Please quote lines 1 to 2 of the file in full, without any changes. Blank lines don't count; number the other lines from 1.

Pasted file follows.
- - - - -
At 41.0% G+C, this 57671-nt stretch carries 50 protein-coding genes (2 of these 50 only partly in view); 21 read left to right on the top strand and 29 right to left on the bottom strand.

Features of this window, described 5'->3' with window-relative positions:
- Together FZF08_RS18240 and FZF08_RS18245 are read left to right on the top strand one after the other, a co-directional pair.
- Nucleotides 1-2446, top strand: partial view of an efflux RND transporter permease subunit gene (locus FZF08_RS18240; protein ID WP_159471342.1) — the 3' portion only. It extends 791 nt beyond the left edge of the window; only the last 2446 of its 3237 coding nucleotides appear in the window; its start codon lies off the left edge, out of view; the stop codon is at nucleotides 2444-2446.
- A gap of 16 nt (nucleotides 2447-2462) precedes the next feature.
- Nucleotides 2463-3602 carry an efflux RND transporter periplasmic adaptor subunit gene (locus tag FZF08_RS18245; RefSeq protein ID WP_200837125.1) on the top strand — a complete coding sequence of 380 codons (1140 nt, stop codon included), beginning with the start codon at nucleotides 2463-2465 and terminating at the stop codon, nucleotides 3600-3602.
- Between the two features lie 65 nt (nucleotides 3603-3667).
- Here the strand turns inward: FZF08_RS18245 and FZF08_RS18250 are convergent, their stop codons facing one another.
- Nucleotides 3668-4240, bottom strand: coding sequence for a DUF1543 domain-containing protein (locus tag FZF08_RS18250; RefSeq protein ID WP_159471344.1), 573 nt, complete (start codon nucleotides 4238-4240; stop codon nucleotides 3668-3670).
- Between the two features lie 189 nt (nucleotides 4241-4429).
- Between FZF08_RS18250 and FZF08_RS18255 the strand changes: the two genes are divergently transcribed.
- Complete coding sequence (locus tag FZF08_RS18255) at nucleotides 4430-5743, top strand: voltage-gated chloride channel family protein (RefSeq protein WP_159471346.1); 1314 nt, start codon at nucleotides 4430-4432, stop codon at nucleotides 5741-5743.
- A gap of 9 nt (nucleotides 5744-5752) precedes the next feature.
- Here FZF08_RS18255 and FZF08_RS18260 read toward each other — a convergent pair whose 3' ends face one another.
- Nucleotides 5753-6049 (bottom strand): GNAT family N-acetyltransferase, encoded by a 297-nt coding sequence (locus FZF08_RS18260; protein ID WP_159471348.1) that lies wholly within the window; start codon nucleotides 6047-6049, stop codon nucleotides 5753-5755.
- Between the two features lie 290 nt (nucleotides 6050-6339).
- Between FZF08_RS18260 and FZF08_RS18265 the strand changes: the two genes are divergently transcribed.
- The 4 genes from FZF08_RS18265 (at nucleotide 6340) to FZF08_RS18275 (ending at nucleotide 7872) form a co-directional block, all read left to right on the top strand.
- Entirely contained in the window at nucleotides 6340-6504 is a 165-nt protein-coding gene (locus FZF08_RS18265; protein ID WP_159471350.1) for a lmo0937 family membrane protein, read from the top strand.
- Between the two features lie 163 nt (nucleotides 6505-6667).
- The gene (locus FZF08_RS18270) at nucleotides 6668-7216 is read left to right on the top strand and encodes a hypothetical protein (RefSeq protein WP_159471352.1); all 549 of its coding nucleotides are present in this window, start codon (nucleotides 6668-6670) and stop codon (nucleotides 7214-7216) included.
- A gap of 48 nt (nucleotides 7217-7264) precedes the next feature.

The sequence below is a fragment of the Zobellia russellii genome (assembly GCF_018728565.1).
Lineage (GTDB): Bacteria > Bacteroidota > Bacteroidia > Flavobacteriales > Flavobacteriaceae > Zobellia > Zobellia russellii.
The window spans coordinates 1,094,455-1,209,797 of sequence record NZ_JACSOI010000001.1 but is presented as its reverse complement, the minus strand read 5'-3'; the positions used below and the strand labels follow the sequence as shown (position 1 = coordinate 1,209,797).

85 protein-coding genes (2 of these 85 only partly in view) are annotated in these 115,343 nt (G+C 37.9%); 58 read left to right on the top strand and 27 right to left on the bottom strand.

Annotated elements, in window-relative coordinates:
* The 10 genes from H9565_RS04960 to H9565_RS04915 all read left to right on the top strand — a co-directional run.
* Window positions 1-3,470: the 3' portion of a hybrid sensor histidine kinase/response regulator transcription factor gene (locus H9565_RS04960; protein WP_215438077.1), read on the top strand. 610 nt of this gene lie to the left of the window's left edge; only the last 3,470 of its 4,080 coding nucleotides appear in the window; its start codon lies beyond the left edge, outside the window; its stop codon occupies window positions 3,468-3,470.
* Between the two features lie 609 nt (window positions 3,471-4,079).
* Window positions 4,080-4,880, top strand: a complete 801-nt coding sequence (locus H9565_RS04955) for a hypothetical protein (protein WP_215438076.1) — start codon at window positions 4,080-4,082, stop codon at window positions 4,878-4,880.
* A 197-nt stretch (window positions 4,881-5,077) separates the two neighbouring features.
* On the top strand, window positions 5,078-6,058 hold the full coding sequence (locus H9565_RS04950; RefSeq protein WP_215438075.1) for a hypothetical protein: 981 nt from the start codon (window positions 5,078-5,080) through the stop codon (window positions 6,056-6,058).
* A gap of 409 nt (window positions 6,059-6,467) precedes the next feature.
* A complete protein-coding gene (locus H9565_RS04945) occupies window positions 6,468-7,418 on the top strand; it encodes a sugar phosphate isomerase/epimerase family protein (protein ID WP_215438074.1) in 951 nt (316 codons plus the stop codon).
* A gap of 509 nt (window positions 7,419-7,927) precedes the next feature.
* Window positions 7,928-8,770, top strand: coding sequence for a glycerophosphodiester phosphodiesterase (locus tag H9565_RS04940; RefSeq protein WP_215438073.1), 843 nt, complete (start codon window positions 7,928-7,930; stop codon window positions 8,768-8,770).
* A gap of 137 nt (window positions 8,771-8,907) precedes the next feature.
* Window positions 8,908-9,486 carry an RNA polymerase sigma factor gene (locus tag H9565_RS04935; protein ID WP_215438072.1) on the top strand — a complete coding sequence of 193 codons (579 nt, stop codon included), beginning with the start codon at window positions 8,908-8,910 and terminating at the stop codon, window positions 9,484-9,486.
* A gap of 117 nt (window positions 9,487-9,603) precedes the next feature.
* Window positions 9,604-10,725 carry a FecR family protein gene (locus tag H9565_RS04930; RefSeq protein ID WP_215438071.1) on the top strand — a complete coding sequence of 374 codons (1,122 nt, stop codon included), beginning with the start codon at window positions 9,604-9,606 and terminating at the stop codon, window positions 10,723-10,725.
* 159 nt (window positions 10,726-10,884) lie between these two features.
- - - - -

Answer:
At 41.0% G+C, this 57671-nt stretch carries 50 protein-coding genes (2 of these 50 only partly in view); 21 read left to right on the top strand and 29 right to left on the bottom strand.

Features of this window, described 5'->3' with window-relative positions: